Mobile phones have gone from mere communication device to a whole a lot of things. Whether a safe house for your information and important documents or a physical statement of who you are, our phones deserves to be taken care of at all cost.
Android smartphones are generally durable in nature, they are designed to last for as long as possible but due to improper usage, they begin to lag in terms of overall performance. Below are five most harmful things you should avoid doing on your Android phone if you don’t want to kill it before you know it.
1. Installing apps from unknown sources
Google Play Store is the official app store for Android phones. For security purposes, Android phones are set to refuse the installation of apps that are not from Play Store.
Turning off this setting and installing applications you downloaded or that was copied to you can be very harmful to your device. Some of these apps may be infected with malware or out-rightly malicious. Before installing apps from unknown sources, make sure it is from a verified publisher.
2. Skipping System updates
System updates are very important and should be done as soon as you receive the notification on your device, same goes for your Android app updates. The update could be a severe security patch or a response to a new security threat.
From my experience with Oukitel phones and Infinix phones, you won’t normally get notified when there is an available OS update but there is a ‘System Update’ app that let you know if your system is up to date. It is your responsibility to always make sure your software is updated; you can as well set your device to accept updates automatically.
3. Always charging your phone to 100%
As crazy as it may sound, always charging your smartphone to 100% has been proven to have a negative impact on your battery’s lifespan. According to a research that was conducted by Ashley Carman for Circuit Breaker, a scientist confirmed that anytime your battery reaches a 100% charge, some certain reactions that degrade the electrolytes and depreciates the battery occurs.
The research also debunked the rumor that leaving your battery plugged in overnight kills the battery… no, what does is letting your battery reach a full charge. According to the scientist, you should disconnect your charger once your battery reaches a 90% charge and never let it go below 30%.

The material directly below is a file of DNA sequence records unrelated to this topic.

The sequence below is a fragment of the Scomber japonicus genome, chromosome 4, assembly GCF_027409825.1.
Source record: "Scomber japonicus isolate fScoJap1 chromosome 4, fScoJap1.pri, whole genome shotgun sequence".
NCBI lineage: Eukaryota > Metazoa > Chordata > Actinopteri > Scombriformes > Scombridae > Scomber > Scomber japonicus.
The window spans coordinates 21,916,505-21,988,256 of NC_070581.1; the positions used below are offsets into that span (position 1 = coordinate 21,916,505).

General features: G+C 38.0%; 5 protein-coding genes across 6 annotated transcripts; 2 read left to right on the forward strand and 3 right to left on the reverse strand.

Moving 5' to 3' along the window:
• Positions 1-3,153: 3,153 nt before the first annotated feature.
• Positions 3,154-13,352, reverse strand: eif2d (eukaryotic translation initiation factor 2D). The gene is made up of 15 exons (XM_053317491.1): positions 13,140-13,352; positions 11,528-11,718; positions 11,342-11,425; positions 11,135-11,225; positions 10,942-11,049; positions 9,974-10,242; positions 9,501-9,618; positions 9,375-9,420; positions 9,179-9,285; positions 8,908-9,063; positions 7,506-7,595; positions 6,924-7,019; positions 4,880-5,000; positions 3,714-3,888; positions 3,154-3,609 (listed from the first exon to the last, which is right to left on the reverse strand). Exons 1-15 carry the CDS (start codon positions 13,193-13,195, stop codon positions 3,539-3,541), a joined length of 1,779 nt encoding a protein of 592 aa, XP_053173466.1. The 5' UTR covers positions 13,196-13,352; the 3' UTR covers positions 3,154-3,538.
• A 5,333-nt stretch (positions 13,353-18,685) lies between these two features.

4. Rooting your Android device
Phone Rooting is a very common practice in the Android world, it removes the restriction on what apps you should install or use and gives you maximum access to Android OS customization.
This is not that bad but you should be very sure you know what you’re doing, also be aware of the cons of rooting your Android device. A rooted Android phone is much more vulnerable to malware as there are no more restrictions preventing them. You may also end up bricking your device in the process of rooting it, I have once been in this type of situation with my Infinix Zero 4 Android device.
5. Making use of Public Wi-Fi networks
Unlimited data plans and gradually fading away and we all know mobile data can be expensive most times. Wi-Fi networks are generally cheaper, so for this reason, most smartphone users always leave their phone’s Wi-Fi turned on so they can browse at cheaper or no cost.
Every bit of information you receive or send over a public Wi-Fi network is visible to anyone that knows how to go about getting it. Public Wi-Fi network is an easy route for hackers to make their way into your Android device, always be sure the Wi-Fi network you are connected to is secured with a password or you will end up losing very vital information to shady people.
Takeaway Tip: Always set a PIN or Password on your Android Phone
Re-entering your password or pin every time you want to access your device can be very stressful and sometimes annoying but it is the best way to keep your device and the information contained in it to yourself.
You can alternatively use a lock pattern and set the device to lock after a certain period of being idle, your device should always require a password, a swipe pattern or a PIN to grant access. In a case of the device being stolen or misplaced, your information won’t be appropriate.